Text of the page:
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Wisconsin State Agricultural Society / Transactions of the Wisconsin State Agricultural Society, including the proceedings of the state agricultural convention held in February, 1885, together with other practical papers
Vol. XXIII (1885)

Beach, C. R.
Science in agriculture,   pp. 280-301


Page 283

SeiENcE iN AGRICULTITRE. 
time and-thousands of.,'.milesof ,space, will,' find in this coin- 
eide n-ce a -conformation -öf'Your-theory. 
But I who believe in the transmutation of souls, imagine 
the possibility of our distinguished Iawyer, farmer and uni- 
versity law professor and that old Persian Rabbi.. being 
, identically one and the same individual. 
But to my subjeet! 
Science is the philosophy of f acts,. It answers to the- 
question 'I Why?   Its province is to explain why things 
are as thev* are. It deals with' eauses, first principles, 
law. 
We find ourselves surrounded on every side by an endless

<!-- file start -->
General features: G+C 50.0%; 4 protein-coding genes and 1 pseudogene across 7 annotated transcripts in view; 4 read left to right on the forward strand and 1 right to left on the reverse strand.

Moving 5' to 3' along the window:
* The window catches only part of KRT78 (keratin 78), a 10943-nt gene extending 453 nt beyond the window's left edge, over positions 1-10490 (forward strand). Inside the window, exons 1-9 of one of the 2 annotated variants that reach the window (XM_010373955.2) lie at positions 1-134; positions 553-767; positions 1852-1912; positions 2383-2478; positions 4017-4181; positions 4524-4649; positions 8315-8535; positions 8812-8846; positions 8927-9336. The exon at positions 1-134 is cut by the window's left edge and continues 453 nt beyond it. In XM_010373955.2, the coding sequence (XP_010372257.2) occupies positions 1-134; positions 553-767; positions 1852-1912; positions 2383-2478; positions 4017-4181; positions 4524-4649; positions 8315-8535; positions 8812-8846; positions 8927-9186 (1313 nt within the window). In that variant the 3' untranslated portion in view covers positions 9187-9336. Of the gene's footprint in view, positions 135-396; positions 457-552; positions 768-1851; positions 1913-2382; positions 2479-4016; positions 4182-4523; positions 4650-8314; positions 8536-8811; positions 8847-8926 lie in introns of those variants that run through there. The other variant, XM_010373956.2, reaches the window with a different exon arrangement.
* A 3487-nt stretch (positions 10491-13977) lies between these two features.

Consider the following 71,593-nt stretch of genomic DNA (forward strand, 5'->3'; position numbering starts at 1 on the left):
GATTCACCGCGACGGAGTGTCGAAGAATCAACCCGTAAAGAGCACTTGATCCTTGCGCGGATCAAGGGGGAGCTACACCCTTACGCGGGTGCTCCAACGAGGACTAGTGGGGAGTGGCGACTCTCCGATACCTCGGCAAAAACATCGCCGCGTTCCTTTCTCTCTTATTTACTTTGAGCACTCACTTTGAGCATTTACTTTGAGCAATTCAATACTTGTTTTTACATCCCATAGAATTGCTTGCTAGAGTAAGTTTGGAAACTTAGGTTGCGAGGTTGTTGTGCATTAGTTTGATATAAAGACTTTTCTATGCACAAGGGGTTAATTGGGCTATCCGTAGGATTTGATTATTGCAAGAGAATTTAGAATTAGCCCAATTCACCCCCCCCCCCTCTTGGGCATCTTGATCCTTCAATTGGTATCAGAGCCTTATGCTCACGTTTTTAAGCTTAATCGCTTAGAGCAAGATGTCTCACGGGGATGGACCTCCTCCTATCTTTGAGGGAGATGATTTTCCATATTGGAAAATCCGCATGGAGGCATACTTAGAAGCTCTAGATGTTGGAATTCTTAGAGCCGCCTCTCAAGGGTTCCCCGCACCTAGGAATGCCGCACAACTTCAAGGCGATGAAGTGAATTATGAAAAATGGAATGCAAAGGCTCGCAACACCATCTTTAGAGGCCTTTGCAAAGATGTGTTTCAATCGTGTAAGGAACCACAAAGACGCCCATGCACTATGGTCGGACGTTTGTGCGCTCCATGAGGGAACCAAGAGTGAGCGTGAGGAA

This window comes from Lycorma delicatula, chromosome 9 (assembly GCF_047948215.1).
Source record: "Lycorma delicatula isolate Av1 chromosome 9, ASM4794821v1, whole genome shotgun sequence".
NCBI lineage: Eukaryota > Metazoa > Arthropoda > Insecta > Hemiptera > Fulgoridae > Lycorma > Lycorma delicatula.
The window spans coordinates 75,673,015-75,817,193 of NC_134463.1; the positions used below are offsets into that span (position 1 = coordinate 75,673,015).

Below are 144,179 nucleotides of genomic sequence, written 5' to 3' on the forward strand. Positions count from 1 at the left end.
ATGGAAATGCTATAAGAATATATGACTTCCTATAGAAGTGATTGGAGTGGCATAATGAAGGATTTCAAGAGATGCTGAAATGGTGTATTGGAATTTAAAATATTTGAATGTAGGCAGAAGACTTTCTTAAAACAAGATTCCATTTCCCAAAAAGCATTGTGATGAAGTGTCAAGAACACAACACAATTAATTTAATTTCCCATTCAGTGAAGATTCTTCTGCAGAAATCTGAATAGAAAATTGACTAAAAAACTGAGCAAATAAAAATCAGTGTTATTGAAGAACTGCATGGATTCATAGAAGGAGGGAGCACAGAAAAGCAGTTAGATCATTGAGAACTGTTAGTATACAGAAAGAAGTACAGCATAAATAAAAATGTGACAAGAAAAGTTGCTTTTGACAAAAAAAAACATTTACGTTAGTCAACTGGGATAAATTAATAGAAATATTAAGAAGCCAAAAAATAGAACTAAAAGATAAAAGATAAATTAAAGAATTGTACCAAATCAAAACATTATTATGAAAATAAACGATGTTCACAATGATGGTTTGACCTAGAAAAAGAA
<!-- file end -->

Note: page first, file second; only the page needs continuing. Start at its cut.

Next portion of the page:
variety of objeets, and unceasing aetivities, the forms in 
which matter presehts itself are in-finite, yet behind' within 
and around each individual object are forces at work-im- 
pelling it to assume new forms and still greater varieties; 
nothing is permanent, nothing is'at rest. 
To determine what these forees in nature are, to explain 
how they act and the chänges they produce, and at the 
same time to show how they may be made to supply the 
wants, to lessen Iabor, and to add to the comfort or the hap- 
piness of man " is the field that pÜvsical seience claims for 
itselL This field is. as wide as the universe, and as bound- 
less as immensity. 
It reaches out on the one hand as though it would grasp 
the infinite, and en the other it busies its.elf with partivles 
and atoms, and molecules of matter so small that even the 
imagination eannot concei ve of their littleness. 
The first, and perhaps the most important truth, that sci- 
ence has revealed, is that the laws that gövern mattör aet 
with unvarying precision and mathematkal exactness. 
Were I to drop a ball from any given height, knowing the 
Iaw ot gravitation, 1 could tell without mist.-.ke the time it 
would occutpy in f'allino-, the ý mgm a.ntum it would acquire 
and the foree it would exert when it struck the ground. 1 
might drop the same ball f rom a hundred different -heights, 
with a hundred different results, vet each result could be 
predieted with precision and exaetness. 
By the äpplication of the same law we may determine 


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